Secondly, the way we think affects the way we feel, and it does not help if we use negative “forever” language. For example, instead of saying, “What’s wrong with me that I’m ALWAYS stressed?”, say instead, “It is normal to feel stressed with all I am juggling at this MOMENT IN TIME!”
This language puts the cause where the cause belongs – an external factor and not a personal fault. It also tells the brain that it won’t last forever.
Our brain will believe what we continually tell it to believe, so let’s tell it that this stress is momentary, and that we will find a way out soon rather than never.
Watch this video from Every Mind Matters to learn how to challenge unhelpful thoughts.
2. Decide which stressors can be controlled
How often do we get stressed about things that are out of our control? For example, we can’t personally stop Russia invading the Ukraine, but we can decide to pull back from watching the news when we are already suffering from mental overload.
A friend shared the following post from @mindfulenough__ and I thought it was worth sharing here as a good starting point of what to consider is in or out of our control.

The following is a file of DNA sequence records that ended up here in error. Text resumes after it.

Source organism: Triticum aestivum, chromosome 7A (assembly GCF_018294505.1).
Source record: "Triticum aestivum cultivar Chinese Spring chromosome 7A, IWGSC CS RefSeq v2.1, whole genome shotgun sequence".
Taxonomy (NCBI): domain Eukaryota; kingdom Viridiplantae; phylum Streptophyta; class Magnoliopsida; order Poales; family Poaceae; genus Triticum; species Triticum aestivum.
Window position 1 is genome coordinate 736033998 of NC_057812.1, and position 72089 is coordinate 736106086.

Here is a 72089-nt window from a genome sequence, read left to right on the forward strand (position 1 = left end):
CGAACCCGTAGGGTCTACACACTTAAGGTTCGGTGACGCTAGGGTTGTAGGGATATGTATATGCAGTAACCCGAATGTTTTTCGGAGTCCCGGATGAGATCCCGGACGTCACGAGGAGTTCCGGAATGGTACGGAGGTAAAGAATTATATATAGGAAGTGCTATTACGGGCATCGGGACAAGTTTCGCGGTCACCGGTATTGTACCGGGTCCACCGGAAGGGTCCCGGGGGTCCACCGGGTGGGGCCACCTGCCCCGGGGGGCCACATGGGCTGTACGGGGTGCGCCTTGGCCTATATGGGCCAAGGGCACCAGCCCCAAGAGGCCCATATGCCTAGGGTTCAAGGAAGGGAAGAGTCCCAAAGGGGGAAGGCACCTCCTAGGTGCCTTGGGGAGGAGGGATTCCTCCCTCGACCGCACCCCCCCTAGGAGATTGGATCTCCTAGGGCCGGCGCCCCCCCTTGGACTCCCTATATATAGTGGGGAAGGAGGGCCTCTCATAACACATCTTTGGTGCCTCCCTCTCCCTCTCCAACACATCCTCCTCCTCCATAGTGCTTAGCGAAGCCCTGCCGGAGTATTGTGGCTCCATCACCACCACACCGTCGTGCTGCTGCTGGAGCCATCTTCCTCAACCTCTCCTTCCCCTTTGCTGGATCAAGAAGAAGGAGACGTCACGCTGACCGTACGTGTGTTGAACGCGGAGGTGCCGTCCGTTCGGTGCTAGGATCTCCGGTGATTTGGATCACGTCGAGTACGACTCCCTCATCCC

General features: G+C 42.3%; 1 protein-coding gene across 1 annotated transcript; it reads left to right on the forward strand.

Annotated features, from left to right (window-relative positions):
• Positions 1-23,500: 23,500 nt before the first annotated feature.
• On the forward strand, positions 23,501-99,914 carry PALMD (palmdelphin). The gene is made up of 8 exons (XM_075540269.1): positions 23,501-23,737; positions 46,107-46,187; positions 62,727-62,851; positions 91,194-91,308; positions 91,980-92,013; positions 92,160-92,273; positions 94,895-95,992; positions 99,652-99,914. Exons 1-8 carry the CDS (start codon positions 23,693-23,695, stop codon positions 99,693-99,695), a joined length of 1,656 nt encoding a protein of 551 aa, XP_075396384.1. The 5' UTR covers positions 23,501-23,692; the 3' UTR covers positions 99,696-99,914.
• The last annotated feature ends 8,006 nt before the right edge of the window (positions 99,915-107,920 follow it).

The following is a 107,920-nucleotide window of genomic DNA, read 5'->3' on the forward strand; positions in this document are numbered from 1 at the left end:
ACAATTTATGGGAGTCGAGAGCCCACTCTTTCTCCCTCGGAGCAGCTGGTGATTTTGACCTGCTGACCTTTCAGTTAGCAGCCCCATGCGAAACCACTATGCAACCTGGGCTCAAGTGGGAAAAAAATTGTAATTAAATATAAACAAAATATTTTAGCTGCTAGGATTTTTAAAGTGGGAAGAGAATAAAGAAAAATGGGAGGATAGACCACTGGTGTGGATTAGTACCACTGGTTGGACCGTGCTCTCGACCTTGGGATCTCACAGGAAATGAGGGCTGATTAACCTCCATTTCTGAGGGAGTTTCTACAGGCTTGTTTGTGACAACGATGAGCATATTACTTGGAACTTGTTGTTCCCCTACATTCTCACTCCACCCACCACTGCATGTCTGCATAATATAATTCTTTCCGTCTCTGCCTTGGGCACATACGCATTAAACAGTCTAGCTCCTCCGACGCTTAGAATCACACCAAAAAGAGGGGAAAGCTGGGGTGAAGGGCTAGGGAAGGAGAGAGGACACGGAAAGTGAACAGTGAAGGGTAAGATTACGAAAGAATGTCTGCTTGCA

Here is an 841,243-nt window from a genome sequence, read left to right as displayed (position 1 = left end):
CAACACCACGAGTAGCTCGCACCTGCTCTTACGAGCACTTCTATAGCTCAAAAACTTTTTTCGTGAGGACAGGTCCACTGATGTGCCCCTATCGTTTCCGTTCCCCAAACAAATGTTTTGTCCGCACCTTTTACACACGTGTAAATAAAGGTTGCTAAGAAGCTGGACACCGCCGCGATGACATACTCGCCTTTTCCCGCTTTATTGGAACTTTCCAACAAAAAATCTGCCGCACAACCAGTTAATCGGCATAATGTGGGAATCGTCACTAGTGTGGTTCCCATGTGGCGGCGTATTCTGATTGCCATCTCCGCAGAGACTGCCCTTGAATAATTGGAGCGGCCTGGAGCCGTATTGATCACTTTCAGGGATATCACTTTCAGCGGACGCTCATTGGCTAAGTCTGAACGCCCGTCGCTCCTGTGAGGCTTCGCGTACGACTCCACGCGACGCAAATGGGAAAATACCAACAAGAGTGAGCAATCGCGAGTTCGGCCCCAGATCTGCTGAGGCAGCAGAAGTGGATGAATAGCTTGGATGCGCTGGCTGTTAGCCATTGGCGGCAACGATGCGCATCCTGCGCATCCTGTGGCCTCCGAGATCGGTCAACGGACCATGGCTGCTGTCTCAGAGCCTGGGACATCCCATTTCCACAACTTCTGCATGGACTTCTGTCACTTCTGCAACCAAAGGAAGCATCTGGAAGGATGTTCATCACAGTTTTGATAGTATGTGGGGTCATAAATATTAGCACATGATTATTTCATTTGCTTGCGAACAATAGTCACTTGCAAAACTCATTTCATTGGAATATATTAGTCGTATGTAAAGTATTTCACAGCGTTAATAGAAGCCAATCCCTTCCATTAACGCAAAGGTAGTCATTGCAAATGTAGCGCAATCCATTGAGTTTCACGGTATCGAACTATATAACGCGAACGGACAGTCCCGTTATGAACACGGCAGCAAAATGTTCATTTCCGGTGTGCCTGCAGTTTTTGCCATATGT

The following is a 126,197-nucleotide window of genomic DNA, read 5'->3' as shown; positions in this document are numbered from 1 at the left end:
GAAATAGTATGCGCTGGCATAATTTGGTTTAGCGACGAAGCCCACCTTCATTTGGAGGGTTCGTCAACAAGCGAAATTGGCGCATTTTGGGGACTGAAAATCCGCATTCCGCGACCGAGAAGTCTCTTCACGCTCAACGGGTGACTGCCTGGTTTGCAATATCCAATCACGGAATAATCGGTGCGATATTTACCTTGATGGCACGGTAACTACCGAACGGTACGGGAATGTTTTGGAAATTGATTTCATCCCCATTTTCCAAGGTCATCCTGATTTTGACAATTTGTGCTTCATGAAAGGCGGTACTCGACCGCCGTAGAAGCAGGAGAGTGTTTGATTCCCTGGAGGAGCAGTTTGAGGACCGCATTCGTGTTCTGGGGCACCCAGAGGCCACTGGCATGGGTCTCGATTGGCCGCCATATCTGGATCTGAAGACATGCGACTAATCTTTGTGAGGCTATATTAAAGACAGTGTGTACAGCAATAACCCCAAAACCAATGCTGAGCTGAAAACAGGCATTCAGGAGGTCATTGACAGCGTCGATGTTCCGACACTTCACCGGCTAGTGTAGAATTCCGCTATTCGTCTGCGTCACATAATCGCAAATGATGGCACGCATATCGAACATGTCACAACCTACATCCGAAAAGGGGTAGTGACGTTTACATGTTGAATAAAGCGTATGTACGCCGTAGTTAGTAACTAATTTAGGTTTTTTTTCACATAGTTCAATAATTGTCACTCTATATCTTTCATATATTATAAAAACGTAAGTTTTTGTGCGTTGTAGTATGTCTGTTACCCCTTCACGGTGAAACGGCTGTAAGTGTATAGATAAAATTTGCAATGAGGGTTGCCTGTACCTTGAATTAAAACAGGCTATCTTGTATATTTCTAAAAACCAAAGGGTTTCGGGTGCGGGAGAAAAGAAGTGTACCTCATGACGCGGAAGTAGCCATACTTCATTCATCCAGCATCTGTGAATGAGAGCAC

3. Write it all down
At the end of each day, grab a dedicated notebook, rather than a piece of paper that can get lost. In it, write down all the things you feel, before writing down all the things you think you must do. Feelings are stronger than thoughts and sometimes we need to simply acknowledge our feelings and park them for a while so we can do some thinking.
Remember to only write down the things that you can do/control. For example, I would write down,
“Send my tax details to my accountant” (I can control what I put my energy into) rather than
“Get my tax refund” (I can’t control that there will be a refund), or
“Organise a family day out” out rather than
“Get praise from the family for organising a great day out”.
Don’t write down tasks that are already in a routine, for example, picking up the kids from swimming every Thursday afternoon. This is likely to already be on the calendar and, if necessary, a reminder alarm set. Reminder alarms are priceless in times of high stress.
4. Get organised
Using strategies to help manage your workload can also reduce stress. If life is more predictable then it becomes less stressful. Here is one way to get more organised: